I have heard the sad news that Prof. Keith Neilson of Royal Military College has died. At the time of his death, Prof. Neilson was working on the paper described below.
Have any of my readers seen this important paper? If so, please email me so that we can investigate the possibility of obtaining the permission of the author’s estate for a posthumous publication.
Canada’s Imperial Munitions Board (IMB) in the First World War
The IMB was perhaps Canada’s most important contribution to the Imperial war effort in the First World War. It provided as much as one-third of all the shells used by the British and Imperial forces in 1917. Despite this, however, the efforts of the IMB are not widely known.
This is unfortunate, for study of the IMB provides an excellent window into a number of important matters. First, as the IMB was a part of the British Ministry of Munitions (despite being located in Canada, being headed by a Canadian and often funded by the Canadian government), a study of it enriches our understanding of the way in which extra-British business was tied to the Allied war effort. Second, as British war supplies from Canada had to be paid for, an examination of the IMB and its role adds considerably to our understanding of the international financing of the war. This issue of finance has several dimensions. One involves how financing Canadian munitions production affected Anglo-Canadian relations generally (as Britain often wanted Canada to pay for munitions without having any control over ordering) and the relationship between the Canadian government and private banks; the other shows how Britain’s borrowing of money in the United States was linked to British purchasing in Canada (with regard to exchange rates in particular and the distribution of munitions contracts in general).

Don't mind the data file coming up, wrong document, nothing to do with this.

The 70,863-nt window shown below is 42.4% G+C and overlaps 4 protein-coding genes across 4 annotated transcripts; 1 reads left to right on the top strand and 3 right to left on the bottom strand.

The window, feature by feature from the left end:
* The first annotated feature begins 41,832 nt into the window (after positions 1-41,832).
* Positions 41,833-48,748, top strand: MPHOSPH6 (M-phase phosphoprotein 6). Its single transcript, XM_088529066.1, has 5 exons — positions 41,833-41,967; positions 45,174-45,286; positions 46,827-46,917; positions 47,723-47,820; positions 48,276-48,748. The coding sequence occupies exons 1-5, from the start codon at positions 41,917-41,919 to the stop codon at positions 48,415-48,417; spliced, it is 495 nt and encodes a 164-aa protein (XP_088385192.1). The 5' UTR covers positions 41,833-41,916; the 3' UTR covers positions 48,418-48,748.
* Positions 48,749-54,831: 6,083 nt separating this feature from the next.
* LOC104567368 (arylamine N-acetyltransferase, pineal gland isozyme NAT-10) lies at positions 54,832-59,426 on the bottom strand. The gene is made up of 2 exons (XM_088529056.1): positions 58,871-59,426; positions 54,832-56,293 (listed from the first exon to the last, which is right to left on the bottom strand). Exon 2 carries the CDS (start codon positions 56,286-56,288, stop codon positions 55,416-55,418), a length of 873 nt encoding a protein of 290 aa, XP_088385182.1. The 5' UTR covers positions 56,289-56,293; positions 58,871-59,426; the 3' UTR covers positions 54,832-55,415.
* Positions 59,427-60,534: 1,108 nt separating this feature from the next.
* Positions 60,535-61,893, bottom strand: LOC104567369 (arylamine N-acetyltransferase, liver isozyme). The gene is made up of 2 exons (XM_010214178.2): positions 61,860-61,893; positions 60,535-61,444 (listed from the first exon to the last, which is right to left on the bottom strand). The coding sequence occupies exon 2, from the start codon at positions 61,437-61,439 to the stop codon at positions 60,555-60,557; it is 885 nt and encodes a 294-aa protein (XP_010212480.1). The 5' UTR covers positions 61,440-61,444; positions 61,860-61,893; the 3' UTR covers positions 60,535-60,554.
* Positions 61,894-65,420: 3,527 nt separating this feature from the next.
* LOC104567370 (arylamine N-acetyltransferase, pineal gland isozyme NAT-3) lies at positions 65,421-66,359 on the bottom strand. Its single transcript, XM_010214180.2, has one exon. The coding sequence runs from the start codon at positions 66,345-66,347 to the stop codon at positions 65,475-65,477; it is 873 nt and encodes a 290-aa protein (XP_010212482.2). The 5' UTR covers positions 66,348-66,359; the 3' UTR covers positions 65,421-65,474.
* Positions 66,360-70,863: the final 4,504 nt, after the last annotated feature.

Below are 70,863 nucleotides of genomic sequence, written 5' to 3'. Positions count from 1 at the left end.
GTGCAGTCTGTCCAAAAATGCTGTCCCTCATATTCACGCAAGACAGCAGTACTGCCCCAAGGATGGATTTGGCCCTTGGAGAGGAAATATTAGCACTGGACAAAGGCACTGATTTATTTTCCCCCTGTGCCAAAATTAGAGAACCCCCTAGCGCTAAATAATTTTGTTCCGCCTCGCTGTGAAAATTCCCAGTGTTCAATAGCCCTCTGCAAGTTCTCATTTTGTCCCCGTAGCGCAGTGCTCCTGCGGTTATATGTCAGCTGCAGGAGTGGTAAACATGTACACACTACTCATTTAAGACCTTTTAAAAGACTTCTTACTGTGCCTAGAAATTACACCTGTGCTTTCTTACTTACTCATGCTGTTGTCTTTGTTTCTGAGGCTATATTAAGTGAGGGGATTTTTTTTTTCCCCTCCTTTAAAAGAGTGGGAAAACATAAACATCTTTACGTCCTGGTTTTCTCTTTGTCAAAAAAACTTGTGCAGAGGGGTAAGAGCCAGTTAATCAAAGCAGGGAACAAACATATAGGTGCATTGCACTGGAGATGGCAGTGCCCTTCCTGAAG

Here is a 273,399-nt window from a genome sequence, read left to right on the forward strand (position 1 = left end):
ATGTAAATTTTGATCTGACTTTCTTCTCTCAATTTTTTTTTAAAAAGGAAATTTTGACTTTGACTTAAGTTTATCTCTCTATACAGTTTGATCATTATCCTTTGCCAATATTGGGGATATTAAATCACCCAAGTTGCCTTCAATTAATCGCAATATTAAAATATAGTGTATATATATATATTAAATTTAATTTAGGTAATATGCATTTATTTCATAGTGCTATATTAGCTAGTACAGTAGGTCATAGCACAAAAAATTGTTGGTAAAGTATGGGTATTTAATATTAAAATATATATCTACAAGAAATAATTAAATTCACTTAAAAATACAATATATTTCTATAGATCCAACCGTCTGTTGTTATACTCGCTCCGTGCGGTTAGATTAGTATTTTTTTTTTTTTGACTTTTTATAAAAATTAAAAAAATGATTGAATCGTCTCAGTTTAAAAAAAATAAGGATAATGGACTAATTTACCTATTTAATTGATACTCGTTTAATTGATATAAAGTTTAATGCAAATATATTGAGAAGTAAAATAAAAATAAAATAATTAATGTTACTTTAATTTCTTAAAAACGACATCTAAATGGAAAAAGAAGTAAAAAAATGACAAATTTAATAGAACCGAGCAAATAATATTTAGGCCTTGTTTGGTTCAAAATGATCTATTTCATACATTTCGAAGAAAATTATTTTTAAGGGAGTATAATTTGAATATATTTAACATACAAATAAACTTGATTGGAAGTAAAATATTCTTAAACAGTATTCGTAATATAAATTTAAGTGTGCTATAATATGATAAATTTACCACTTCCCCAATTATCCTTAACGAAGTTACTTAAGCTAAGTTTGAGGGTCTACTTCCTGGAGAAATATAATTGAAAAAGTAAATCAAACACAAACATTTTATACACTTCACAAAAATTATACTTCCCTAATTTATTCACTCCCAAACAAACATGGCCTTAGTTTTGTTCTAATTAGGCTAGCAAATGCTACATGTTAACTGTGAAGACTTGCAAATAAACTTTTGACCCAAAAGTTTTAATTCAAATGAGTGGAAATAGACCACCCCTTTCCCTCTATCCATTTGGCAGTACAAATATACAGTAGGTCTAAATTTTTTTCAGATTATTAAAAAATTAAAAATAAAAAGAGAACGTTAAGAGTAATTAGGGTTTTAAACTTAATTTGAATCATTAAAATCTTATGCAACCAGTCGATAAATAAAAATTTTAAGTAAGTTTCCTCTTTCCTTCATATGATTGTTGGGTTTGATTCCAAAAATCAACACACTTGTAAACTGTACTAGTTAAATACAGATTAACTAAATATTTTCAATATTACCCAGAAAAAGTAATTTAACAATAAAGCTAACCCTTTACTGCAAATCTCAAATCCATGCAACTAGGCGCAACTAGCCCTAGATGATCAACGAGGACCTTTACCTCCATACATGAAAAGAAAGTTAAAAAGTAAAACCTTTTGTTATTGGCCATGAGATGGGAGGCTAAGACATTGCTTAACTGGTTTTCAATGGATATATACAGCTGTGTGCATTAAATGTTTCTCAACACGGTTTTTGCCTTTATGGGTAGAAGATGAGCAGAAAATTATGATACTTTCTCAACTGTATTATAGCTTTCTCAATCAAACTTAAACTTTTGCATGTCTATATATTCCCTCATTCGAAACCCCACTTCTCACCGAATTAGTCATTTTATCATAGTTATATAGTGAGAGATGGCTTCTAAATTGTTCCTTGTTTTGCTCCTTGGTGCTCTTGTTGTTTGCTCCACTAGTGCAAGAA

My paper will deal with these and related topics. It is based on the relevant secondary work and a wide range of primary material. The latter includes the files of the Ministry of Munitions in the United Kingdom (MUN 4 and 5 in particular), the private papers of a number of people intimately involved in this process (the first Minister of Munitions, David Lloyd George; the head of the IMB, Sir Joseph Flavelle; the prominent banker and British liaison with the IMB, Robert Brand, and the Canadian prime minister, Sir Robert Borden among others). It is also utilises the private papers of several prominent Americans, particularly William Gibbs McAdoo, Secretary of the Treasury in the period.